Saturday Night At The Movies: Double Feature
He Sees Red People
By Dennis Hartley
L.A. filmmaker Michael Shea reacted like a lot of us did in the immediate aftermath of Junior’s 2004 reelection; he faced the East (i.e., toward the nearest “red state”), cast himself upon the ground, turned his gaze heavenward and uttered mankind’s most venerated and time-honored rhetorical question: “WTF?!” What he did next, however was a little different from the rest of us (which in my case was retreating to the couch and cradling a pint of Cherry Garcia while tearfully watching a “West Wing” marathon). He shaved his beard, cut his hair, grabbed a camera and hopped in his car, heading for the nearest red state to find out exactly what the hell those people actually WERE thinking. The result was a 2005 documentary called (appropriately enough) Red State
So what were they thinking? If you’re squeamish, leave the room now, because what Mr. Shea learned will scare the bejesus out of you. Shea is barely into the first leg of the journey that will take him through a whirlwind 22-state tour when he hits paydirt-an interview with a creepily smiling fundamentalist church leader who says that he prefers to think of the “red” in the red states as “the blood of Christ”. And he’s just warming up.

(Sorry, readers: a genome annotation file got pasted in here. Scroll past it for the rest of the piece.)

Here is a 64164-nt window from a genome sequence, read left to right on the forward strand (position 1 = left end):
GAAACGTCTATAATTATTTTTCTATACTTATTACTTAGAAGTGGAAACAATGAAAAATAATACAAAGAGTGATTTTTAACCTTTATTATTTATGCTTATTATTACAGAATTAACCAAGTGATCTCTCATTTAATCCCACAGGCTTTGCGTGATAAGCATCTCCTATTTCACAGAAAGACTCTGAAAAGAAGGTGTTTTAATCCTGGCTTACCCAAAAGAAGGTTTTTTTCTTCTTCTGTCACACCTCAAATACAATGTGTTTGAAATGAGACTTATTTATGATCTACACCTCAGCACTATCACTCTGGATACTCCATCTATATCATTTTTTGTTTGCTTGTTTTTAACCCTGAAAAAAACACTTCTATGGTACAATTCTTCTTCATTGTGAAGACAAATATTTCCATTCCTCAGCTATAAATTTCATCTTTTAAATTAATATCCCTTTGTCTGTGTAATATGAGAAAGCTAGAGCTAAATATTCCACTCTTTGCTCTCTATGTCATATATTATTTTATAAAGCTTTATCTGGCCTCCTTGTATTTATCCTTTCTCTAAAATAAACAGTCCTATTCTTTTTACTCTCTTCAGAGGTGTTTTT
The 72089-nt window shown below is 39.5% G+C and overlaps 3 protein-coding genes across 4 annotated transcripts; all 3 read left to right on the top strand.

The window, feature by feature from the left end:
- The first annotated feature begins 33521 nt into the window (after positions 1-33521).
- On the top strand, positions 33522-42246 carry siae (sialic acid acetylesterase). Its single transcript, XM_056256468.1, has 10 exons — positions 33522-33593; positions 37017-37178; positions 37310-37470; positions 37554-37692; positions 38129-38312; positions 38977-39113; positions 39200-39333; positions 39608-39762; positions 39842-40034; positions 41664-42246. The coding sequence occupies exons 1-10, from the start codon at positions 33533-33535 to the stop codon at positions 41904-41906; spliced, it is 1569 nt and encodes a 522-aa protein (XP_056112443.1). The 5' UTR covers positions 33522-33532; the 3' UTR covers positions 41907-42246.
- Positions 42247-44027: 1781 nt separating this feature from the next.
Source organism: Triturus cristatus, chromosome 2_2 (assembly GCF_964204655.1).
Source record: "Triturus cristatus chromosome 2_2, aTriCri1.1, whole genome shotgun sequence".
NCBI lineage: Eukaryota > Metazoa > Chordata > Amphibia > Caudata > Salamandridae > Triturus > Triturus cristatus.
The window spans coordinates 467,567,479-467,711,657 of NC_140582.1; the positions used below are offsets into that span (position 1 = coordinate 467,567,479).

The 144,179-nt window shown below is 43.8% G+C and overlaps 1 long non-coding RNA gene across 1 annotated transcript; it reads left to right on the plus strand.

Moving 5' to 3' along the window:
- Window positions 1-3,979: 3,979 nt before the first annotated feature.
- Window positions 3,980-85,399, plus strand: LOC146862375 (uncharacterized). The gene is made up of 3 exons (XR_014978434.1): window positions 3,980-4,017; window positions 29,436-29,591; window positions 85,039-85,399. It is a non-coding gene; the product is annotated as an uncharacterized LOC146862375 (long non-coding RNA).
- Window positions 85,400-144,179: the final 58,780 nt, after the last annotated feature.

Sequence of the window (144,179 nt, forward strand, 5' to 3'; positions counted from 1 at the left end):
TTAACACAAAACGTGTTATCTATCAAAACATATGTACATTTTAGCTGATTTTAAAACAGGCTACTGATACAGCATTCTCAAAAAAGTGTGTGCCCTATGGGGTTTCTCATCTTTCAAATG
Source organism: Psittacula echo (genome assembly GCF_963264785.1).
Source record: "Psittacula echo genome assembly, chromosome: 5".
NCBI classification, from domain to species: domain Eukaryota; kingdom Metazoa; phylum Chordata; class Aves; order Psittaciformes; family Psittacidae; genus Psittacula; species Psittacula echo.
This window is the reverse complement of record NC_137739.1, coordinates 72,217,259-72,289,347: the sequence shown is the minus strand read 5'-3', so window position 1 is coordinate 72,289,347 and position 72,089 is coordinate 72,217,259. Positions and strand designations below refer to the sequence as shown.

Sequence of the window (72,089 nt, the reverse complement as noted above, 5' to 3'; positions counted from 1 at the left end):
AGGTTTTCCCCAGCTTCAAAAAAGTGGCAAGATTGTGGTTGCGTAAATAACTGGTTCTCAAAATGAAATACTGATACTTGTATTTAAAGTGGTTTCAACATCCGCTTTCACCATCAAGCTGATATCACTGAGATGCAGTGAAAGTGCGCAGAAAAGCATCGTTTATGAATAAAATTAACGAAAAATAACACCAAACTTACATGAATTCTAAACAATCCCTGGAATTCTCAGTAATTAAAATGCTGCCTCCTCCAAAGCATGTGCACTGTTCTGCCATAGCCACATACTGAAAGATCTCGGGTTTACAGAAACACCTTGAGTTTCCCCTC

While a large chunk of Shea’s journey deep into America’s heartland of darkness amounts to a somewhat sobering reality check for a smug knee-jerk liberal like myself, there are a few moments of unintentional levity that shine a little light into the gloom. Perhaps the best example is an interview with a conservative Christian lobbyist named (ready for this?) Wendy Christian (you couldn’t make this shit up). When asked for her take on America’s polarized political climate, she likens it to an episode of “Leave It To Beaver”. Ms. Christian explains it thusly: Ward is the Law, June is the Government, Wally represents the typical God-fearing, law-abiding citizen, and the Beav…well, the Beav as we all know, is the Troublemaker. When pressed for more specifics on exactly who the Beav represents, Christian pauses a beat and says. “Well…he’s the Liberals.” Your first reaction is of course to laugh, but then it hits you-this is how many of these people actually perceive the state of our Union, and you become very, very frightened.